Another important aspect to consider in the evaluation of potential screening tools is that selection of the target population alters the number of individuals needed to be screened per cancer case detected. Sensitivity of the EBNA1 IgA marker was lower when measured years before NPC diagnosis (incident NPC) in the high-risk multiplex family members as compared with measurement at the time of NPC diagnosis (prevalent NPC) in a general population setting. This result was not surprising; it is expected that EBNA1 IgA antibody titers measured years before NPC diagnosis may be more variable and less accurate at diagnosing future, incident disease when compared with serology measurements from blood drawn at the time of NPC presentation. Available data suggest that elevated antibody titer may be important for NPC risk for over a decade, although a more informative window may exist in the years immediately before NPC diagnosis (12). This is supported by our data, which demonstrate that at the same antibody titer threshold (EBNA1 IgA = 0.72), the sensitivity of the EBNA1 IgA marker among multiplex family members was marginally higher (sensitivity = 82%) when NPC cases diagnosed <5 years following blood draw were considered as compared with the entire set of NPC cases diagnosed over approximately 10 years (sensitivity = 80%).

The underlying incidence of cancer also has a large impact on screening parameters. In high-risk multiplex family members from Taiwan with an underlying NPC incidence on the order of 100 × 105, it was estimated that in an unscreened population, only 164 high-risk individuals would need to have blood drawn and screened at baseline for each case of NPC successfully detected over the following 5 years. In contrast, approximately 1,250 individuals would need to be screened per patient with NPC detected if the same EBNA1 IgA marker were applied as a screening tool in the average-risk (NPC incidence = 10 × 105) Taiwanese population (14). However, general population screening with EBNA1 IgA might be more feasible in high-risk areas such as the Guangdong province of China (NPC incidence = 50 × 105; Supplementary Table S1; ref. 23).

The interpretation of our results is limited by the modest sample size of this study; due to the fact that we are targeting a small but very high-risk subset of the population, only 21 incident NPC cases were detected. Replication in other existing high-risk or family-based NPC studies would be of interest. Furthermore, there is a circular nature to defining and subsequently applying our “optimal” threshold value in the same population. Again, this could be addressed through independent replication or application of this threshold in another high-risk NPC population.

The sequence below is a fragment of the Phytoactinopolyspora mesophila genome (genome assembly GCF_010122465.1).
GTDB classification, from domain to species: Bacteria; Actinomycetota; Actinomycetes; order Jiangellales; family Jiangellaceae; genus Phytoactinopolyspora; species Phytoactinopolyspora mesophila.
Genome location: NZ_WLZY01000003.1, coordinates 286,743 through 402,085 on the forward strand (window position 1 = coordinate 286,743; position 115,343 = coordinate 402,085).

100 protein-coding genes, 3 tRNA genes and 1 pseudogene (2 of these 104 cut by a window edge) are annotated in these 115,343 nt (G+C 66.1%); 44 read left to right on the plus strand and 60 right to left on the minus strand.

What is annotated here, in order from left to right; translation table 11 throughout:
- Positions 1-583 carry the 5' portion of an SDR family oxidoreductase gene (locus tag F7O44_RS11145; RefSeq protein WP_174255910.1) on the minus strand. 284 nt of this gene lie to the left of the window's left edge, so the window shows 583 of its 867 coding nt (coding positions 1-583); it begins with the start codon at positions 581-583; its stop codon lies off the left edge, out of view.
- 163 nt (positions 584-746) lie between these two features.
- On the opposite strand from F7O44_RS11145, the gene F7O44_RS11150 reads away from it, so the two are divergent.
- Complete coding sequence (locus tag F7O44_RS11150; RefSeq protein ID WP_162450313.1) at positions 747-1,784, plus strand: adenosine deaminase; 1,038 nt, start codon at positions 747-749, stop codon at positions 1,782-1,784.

Our evaluation of the application of EBNA1 IgA as a screening tool for incident NPC suggests that the number of individuals that would need to be screened per case detected in a high-risk population in Taiwan is comparable with currently recommended cancer screening programs in the United States. High-risk target populations are an ideal setting for further evaluation of the utility of EBV serologic marker-based NPC screening. The currently available anti-EBV IgA antibodies tested here did prove to be sensitive tools for identifying individuals at elevated likelihood of developing future NPC, but further research is needed to identify more specific biomarkers that could triage EBNA1 IgA–positive individuals and move toward more efficient NPC screening implementation.

J.M. Middeldorp is the owner and CEO and has ownership interest (including patents) in Cyto-Barr BV and is a consultant/advisory board member of Argen-X. No potential conflicts of interest were disclosed by the other authors.

Conception and design: A.E. Coghill, K.J. Yu, P.-J. Lou, C.-P. Wang, C.-J. Chen, A. Hildesheim

Development of methodology: A.E. Coghill, K.J. Yu, P.-J. Lou, C.-J. Chen, J.M. Middeldorp

Acquisition of data (provided animals, acquired and managed patients, provided facilities, etc.): W.-L. Hsu, K.J. Yu, P.-J. Lou, C.-P. Wang, C.-J. Chen, J.M. Middeldorp, A. Hildesheim

Analysis and interpretation of data (e.g., statistical analysis, biostatistics, computational analysis): A.E. Coghill, R.M. Pfeiffer, C.-J. Chen, J.M. Middeldorp, A. Hildesheim

Writing, review, and/or revision of the manuscript: A.E. Coghill, W.-L. Hsu, R.M. Pfeiffer, K.J. Yu, P.-J. Lou, C.-J. Chen, J.M. Middeldorp, A. Hildesheim

Administrative, technical, or material support (i.e., reporting or organizing data, constructing databases): W.-L. Hsu, H. Juwana, J.-Y. Chen, C.-J. Chen, A. Hildesheim

Study supervision: C.-P. Wang, C.-J. Chen, A. Hildesheim

This work was funded by the intramural program at the National Cancer Institute.

The costs of publication of this article were defrayed in part by the payment of page charges. This article must therefore be hereby marked advertisement in accordance with 18 U.S.C. Section 1734 solely to indicate this fact.